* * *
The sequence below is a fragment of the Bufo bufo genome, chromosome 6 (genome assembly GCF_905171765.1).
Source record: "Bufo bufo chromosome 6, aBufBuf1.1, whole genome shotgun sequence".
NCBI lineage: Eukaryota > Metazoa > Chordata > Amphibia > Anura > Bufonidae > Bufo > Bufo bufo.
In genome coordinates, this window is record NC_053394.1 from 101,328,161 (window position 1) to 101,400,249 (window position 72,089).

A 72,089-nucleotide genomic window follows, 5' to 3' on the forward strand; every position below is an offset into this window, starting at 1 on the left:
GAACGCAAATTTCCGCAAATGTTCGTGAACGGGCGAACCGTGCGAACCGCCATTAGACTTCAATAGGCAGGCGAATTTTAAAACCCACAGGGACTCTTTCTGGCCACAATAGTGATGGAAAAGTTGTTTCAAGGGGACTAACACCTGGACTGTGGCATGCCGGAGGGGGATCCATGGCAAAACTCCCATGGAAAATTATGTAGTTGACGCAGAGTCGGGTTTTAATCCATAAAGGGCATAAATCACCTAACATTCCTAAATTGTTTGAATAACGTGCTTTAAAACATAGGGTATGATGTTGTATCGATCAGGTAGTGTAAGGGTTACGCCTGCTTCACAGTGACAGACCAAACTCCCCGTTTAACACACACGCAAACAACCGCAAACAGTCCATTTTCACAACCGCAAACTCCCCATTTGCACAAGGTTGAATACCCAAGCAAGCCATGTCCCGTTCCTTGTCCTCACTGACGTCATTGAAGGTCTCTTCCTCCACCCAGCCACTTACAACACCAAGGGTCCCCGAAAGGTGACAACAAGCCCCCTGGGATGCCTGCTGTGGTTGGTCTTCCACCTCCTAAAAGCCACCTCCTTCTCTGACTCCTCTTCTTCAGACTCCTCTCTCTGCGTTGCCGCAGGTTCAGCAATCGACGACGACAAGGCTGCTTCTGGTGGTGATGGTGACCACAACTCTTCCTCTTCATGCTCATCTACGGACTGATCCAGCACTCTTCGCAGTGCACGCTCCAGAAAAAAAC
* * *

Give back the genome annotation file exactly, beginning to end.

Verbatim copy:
The sequence below is a fragment of the Bufo bufo genome, chromosome 6 (genome assembly GCF_905171765.1).
Source record: "Bufo bufo chromosome 6, aBufBuf1.1, whole genome shotgun sequence".
NCBI lineage: Eukaryota > Metazoa > Chordata > Amphibia > Anura > Bufonidae > Bufo > Bufo bufo.
In genome coordinates, this window is record NC_053394.1 from 101,328,161 (window position 1) to 101,400,249 (window position 72,089).

A 72,089-nucleotide genomic window follows, 5' to 3' on the forward strand; every position below is an offset into this window, starting at 1 on the left:
GAACGCAAATTTCCGCAAATGTTCGTGAACGGGCGAACCGTGCGAACCGCCATTAGACTTCAATAGGCAGGCGAATTTTAAAACCCACAGGGACTCTTTCTGGCCACAATAGTGATGGAAAAGTTGTTTCAAGGGGACTAACACCTGGACTGTGGCATGCCGGAGGGGGATCCATGGCAAAACTCCCATGGAAAATTATGTAGTTGACGCAGAGTCGGGTTTTAATCCATAAAGGGCATAAATCACCTAACATTCCTAAATTGTTTGAATAACGTGCTTTAAAACATAGGGTATGATGTTGTATCGATCAGGTAGTGTAAGGGTTACGCCTGCTTCACAGTGACAGACCAAACTCCCCGTTTAACACACACGCAAACAACCGCAAACAGTCCATTTTCACAACCGCAAACTCCCCATTTGCACAAGGTTGAATACCCAAGCAAGCCATGTCCCGTTCCTTGTCCTCACTGACGTCATTGAAGGTCTCTTCCTCCACCCAGCCACTTACAACACCAAGGGTCCCCGAAAGGTGACAACAAGCCCCCTGGGATGCCTGCTGTGGTTGGTCTTCCACCTCCTAAAAGCCACCTCCTTCTCTGACTCCTCTTCTTCAGACTCCTCTCTCTGCGTTGCCGCAGGTTCAGCAATCGACGACGACAAGGCTGCTTCTGGTGGTGATGGTGACCACAACTCTTCCTCTTCATGCTCATCTACGGACTGATCCAGCACTCTTCGCAGTGCACGCTCCAGAAAAAAAC